This report represents the expertise, experience and advice of almost 200 individuals working in community engagement, government, peak industry bodies, institutional investors, project planners and proponents, sector recruitment and civil society. These contributions were complemented by a national survey that found that ‘stakeholder and community pressure’ was the most impactful contributor to project delays or cancellations, according to respondents.
This report applies years of research into stakeholder engagement, impact assessment, social risk and social licence to current practice. It represents diverse research perspectives ranging from urban planning, economics, social science and psychology to engineering and policy science. In the spirit of consultation, the project also reflects deep and challenging conversations with community engagement practitioners, our colleagues at universities across Australia, and the input of peak professional bodies internationally.
The Next Generation Engagement project is propelled by the gap between best practice community engagement principles and practice and on-ground experiences.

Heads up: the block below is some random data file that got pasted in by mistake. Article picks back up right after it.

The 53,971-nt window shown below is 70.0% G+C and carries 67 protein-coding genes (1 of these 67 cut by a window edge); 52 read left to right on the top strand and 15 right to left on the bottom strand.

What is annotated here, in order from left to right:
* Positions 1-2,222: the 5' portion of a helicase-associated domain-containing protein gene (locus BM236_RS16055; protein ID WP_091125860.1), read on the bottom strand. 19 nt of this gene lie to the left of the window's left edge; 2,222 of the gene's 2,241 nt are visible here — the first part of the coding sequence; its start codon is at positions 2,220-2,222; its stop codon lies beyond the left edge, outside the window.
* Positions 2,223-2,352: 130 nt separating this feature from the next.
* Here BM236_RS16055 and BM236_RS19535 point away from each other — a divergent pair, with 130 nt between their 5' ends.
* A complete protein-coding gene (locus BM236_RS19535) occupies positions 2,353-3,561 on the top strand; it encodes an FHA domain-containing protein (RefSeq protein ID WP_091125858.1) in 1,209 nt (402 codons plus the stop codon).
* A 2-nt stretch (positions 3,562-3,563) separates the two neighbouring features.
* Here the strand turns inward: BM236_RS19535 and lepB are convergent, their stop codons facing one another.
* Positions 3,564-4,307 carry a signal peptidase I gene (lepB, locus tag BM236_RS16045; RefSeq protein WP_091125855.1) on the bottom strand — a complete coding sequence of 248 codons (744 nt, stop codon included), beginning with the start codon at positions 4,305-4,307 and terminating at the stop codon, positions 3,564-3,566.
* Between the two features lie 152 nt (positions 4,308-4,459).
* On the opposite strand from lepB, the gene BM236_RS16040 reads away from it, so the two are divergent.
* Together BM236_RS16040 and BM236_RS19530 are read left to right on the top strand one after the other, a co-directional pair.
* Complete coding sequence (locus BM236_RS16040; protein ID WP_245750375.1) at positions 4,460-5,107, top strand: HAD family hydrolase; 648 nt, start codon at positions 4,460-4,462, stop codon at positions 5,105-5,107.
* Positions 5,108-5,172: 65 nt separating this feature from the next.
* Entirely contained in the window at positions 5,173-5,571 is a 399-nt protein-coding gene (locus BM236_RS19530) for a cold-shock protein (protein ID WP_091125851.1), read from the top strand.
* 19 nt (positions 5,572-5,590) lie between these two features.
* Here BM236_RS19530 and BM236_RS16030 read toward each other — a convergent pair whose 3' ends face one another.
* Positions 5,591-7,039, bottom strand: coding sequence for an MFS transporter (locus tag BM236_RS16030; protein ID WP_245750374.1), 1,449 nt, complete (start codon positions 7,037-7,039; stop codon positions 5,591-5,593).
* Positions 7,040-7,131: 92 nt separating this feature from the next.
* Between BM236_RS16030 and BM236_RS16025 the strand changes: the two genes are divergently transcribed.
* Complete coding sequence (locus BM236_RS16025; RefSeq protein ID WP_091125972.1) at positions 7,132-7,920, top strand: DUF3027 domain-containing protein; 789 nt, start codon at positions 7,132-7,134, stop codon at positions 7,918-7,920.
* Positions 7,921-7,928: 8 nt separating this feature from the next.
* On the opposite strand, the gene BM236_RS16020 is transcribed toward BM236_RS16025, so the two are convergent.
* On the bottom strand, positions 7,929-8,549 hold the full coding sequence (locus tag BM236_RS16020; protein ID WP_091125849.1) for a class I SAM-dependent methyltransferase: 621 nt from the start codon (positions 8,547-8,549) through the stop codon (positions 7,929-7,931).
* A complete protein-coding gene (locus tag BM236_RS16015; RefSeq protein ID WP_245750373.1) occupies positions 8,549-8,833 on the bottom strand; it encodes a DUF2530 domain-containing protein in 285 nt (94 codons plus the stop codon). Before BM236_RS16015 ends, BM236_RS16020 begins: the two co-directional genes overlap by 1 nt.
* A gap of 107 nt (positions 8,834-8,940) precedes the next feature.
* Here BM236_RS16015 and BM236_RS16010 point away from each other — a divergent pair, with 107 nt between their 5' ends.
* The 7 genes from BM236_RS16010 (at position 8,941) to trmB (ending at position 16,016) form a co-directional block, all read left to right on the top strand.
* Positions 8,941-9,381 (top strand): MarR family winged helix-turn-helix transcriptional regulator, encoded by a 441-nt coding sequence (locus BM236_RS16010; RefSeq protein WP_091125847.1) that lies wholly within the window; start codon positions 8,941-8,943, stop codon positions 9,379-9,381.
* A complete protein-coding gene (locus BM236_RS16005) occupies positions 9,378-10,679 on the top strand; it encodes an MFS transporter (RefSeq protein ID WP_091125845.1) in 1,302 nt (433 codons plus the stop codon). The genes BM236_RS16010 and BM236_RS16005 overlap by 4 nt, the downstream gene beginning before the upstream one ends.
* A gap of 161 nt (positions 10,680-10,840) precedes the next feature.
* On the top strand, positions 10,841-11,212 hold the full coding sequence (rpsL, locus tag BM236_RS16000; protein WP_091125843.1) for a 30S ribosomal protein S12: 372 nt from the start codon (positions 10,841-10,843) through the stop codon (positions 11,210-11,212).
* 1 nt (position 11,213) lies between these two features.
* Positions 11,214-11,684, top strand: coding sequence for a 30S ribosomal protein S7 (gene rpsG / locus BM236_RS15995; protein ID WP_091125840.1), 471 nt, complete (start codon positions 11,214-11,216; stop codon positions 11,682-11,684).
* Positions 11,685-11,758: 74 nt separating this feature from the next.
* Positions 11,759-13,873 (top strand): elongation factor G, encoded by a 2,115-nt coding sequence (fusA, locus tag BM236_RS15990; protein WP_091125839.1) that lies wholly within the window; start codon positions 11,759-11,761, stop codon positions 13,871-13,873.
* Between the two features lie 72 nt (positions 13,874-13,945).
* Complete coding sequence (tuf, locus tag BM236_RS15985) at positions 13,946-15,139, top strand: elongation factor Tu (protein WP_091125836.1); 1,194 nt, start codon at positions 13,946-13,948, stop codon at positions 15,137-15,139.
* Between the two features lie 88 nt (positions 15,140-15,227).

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Melbourne School of Government, University of Melbourne 2017
Rapid global urbanization and the increase of the Urban Heat Island (UHI) effect make urban cooling a necessity as well as an opportunity to increase the liveability and amenity of cities. This review is a scoping study of the relevant worldwide UHI mitigation/adaptation...Read more
Industry misconceptions around high cost and poor market interest in energy efficient homes continue to obstruct the mass adoption of low carbon housing. Josh’s House demonstrates that low carbon housing is accessible and cost effective. The Star Performers series showcases how...Read more
The 2020s are predicted to be a decade of transformation for urban mobility. There are at least six forces that are expected to disrupt the urban mobility landscape. From self-driving vehicles and the sharing economy, through to vehicle electrification, mobile computing, the...Read more
This paper argues that the issue with community participation is that we are trying to create sustainable outcomes that improve social and ecological wellbeing within the same worldview or framework that created the degradation.
Real-world application of the CRCWSC’s research, highlighting that the transition to a water sensitive community can lead to genuine innovation if local citizens are engaged as partners in the process.